Brexit ‘no deal’ would hit criminal justice across Europe, says think tank

By on 10/09/2018 | Updated on 24/09/2020
Europol headquarters in the Hague, the Netherlands: Brexit threatens cross-European cooperation on criminal justice issues (Image courtesy: OSeveno).

Failure by the UK and European Union to reach a deal over law enforcement cooperation after Brexit could harm the ability of both parties’ crime agencies to bring criminals to justice, according to UK think tank the Institute for Government (IfG).

In a report released last week, the IfG said that a no-deal scenario could make extradition between the two jurisdictions harder, while police forces will no longer be able to access each other’s policing information to catch criminals.

While the UK would be hit harder by reduced cooperation, EU member states would also suffer from a failure to reach agreement on policing cooperation, the report said. “Therefore, negotiators should ensure that discussions on the future security relationship are not affected by the parallel negotiations on the future economic relationship between the UK and the EU,” it concluded. “There will be winners and losers from the eventual trade deal; but both sides will lose out if a criminal can evade capture or prosecution simply by crossing the Channel.”

Extradition & data undermined

If the two sides cannot negotiate a new agreement, the report said, arrangements on extradition will revert to the European Convention on Extradition – a much slower process than the current European Arrest Warrant. This convention also offers more grounds for refusal on the part of the state receiving the request, and for appeal by individuals subject to a request.

On information cooperation, the UK would lose access to the SIS II database, which contains almost 76.5m alerts on missing and wanted people and objects. Furthermore, both sides would lose from the UK’s withdrawal from the European Criminal Records Information System, which provides information on individuals’ interaction with the police and courts.

“The UK notifies member states of new convictions of their nationals more often than all but three other member states,” the report said. “This information is crucial for other member states if their nationals were to return home and is particularly valued where a conviction may have an impact on the nature of future employment, for example with convicted sex offenders.”

Threat to Europol

In addition, losing access to Passenger Name Record data from the UK, “which is an aviation hub and has the EU’s largest airport in London Heathrow, would also create a significant gap for other member states,” the IfG said.

And if a no-deal leads to the UK being demoted to the status of an “operational partner” of policing agency Europol, other member states would have to divide up its current workload. “The UK has been leading on 25 of the 150 operational actions that Europol had planned for 2018, and of the EU’s 13 priority crime areas the UK is the ‘driver’ on two and ‘co-driver’ on a further four,” the report said. “None of these leading roles would be possible as an operational partner, and would need to be taken on by other EU countries in the absence of the UK.”

The potential problems identified by the IfG would be particularly acute on the island of Ireland, where recourse to EU law enforcement tools “helped to depoliticise what was a very sensitive issue of police and judicial co-operation during the second half of the 20th century,” the report added.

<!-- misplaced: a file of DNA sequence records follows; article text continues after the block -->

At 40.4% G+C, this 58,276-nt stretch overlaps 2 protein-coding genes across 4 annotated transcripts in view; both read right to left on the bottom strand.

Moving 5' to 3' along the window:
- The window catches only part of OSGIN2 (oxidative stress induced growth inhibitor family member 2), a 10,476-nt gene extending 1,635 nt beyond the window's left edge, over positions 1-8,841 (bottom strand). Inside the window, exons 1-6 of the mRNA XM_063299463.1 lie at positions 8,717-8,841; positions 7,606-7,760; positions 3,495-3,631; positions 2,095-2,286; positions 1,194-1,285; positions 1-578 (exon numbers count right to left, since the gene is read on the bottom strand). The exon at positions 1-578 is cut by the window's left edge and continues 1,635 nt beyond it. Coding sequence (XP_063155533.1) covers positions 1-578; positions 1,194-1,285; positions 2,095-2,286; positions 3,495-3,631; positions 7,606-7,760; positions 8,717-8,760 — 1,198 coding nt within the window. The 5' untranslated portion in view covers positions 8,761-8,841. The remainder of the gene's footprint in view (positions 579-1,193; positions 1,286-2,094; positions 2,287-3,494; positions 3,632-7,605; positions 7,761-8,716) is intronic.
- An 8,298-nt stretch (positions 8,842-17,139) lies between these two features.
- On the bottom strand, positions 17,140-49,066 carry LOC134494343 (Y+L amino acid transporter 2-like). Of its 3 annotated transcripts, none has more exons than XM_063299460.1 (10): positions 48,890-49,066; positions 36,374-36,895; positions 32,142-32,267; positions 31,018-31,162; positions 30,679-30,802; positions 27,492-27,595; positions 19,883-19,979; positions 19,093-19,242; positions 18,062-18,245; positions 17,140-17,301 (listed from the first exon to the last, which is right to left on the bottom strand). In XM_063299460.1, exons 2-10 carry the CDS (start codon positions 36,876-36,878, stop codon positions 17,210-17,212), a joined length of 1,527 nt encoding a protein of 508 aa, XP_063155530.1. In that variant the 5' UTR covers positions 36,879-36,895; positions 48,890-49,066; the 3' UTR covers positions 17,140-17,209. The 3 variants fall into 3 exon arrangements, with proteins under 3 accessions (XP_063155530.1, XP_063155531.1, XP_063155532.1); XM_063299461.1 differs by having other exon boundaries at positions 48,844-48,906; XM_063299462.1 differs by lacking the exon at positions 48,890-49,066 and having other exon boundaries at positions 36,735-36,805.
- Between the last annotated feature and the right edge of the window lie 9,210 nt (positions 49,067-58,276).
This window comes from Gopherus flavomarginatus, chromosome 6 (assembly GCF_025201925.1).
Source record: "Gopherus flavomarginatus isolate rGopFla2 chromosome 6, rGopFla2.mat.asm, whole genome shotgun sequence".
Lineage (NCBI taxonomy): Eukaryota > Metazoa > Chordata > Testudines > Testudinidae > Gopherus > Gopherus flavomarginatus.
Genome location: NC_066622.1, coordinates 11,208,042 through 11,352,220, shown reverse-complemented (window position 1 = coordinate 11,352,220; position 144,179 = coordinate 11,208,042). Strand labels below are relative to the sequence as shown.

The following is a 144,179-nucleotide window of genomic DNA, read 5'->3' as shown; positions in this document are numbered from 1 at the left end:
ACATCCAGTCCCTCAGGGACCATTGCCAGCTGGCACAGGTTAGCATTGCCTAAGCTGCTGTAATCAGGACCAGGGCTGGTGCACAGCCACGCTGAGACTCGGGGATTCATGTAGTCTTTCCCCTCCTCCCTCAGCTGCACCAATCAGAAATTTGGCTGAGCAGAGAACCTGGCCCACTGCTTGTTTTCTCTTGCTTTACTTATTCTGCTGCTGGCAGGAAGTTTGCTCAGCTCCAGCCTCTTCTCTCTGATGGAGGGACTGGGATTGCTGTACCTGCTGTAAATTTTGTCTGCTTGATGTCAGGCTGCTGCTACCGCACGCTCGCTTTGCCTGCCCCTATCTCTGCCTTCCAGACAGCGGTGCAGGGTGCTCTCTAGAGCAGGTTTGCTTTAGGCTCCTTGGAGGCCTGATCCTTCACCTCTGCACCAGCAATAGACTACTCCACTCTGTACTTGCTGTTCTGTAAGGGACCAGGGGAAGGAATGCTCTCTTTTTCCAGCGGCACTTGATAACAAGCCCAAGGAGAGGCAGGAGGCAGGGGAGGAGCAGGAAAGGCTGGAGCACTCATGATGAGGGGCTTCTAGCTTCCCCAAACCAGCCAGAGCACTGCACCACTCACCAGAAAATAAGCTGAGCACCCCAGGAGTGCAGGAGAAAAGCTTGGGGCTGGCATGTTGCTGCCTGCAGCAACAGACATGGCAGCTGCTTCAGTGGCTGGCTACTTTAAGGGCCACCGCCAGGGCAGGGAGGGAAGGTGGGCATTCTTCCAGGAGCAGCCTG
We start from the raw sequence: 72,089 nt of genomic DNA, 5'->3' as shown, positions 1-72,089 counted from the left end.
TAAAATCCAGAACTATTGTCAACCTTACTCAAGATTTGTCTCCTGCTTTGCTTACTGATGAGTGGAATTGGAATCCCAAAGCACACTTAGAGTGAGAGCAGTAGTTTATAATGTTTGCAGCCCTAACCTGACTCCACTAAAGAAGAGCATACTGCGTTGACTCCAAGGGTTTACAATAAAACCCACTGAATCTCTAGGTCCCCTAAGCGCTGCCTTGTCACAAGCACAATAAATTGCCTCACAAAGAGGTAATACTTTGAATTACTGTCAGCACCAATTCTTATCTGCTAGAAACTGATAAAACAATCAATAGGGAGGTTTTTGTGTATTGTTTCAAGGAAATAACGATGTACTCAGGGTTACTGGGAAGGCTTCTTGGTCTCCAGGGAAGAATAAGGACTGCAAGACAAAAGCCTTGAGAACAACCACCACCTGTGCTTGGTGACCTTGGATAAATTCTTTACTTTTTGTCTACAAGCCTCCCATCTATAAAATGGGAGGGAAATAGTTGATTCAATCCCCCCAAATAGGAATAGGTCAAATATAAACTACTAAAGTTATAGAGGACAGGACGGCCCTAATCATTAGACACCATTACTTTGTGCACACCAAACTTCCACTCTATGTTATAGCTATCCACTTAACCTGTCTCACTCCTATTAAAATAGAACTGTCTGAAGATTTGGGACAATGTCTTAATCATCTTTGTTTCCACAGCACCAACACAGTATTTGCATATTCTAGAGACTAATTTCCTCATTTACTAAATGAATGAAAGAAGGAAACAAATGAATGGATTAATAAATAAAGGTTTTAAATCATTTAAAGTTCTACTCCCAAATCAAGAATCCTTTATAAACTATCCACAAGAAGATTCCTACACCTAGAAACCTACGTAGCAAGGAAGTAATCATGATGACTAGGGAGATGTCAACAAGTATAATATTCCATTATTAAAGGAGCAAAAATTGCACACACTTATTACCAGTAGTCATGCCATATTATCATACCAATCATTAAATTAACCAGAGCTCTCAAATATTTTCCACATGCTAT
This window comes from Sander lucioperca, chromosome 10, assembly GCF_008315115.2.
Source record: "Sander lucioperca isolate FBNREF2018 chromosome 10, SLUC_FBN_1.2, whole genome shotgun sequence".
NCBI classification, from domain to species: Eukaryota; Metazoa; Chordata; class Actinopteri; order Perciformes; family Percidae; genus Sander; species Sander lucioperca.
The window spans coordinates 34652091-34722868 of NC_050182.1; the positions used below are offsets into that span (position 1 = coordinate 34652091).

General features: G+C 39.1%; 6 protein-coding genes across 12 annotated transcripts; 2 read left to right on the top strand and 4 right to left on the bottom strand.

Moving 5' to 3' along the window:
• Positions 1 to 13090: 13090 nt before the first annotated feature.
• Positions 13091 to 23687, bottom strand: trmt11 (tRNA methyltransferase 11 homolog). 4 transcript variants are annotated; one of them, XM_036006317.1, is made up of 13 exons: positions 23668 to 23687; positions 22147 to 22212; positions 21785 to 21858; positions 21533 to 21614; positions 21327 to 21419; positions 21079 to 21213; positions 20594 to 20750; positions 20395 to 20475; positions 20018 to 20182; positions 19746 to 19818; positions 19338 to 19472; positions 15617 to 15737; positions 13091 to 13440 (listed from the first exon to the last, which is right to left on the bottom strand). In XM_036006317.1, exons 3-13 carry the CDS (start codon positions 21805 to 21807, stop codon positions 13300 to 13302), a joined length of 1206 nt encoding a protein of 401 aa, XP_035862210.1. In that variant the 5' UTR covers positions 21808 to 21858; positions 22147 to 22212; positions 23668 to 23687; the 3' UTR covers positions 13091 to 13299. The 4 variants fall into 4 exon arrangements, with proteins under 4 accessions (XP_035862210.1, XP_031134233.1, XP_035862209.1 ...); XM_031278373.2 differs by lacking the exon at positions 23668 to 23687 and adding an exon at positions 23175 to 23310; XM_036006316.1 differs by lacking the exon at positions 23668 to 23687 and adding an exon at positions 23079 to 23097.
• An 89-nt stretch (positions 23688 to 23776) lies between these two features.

Both sides should bend

The IfG believes that both parties should soften their red lines over law enforcement in order to prevent a damaging no-deal scenario. Although both sides are keen to reach a deal, there is a significant gap between their respective negotiating positions, according to the report.

“The UK is trying to get as near as possible to maintaining existing arrangements when it is outside the EU,” it said. “The EU, on the other hand, is only offering slightly more than the access available to current third countries (that is, those not in the EU).”

Currently, even the non-member countries with the closest security co-operation with the EU – including Norway and Switzerland – cannot access all EU criminal databases, are not full participants in Europol, and have more complicated extradition arrangements with the EU, the report said.

However, one of the report authors, IfG researcher Maddy Thimont Jack, said that it might be possible for the EU to compromise. “A key EU red line is not to offer more to the UK than it currently does to its non-EU Schengen neighbours,” she said. “But it should recognise that the UK is likely to remain an important partner – the high number of EU citizens living there is unlikely to drastically decrease, and the number of goods and services moving across the border are still likely to be high – so it should consider a close relationship which goes beyond existing models.”

In return the UK, she said, should consider giving up more of its current bespoke arrangements – for example, with regard to extradition and procedural rights.

About Colin Marrs

Colin is a journalist and editor with long experience in the government and built environment sectors. He cut his teeth in local newspaper journalism before moving to Inside Housing in 1999. He has worked in a variety of roles for built environment titles including Planning, Regeneration & Renewal and Property Week. After a spell at advertising industry bible Campaign magazine, he became a freelancer in 2010. Since then he has edited, local government finance publication and contributed news and features to Civil Service World, Architects’ Journal, Social Housing, management titles and written white papers for major corporate and public sector clients.

Leave a Reply

Your email address will not be published. Required fields are marked *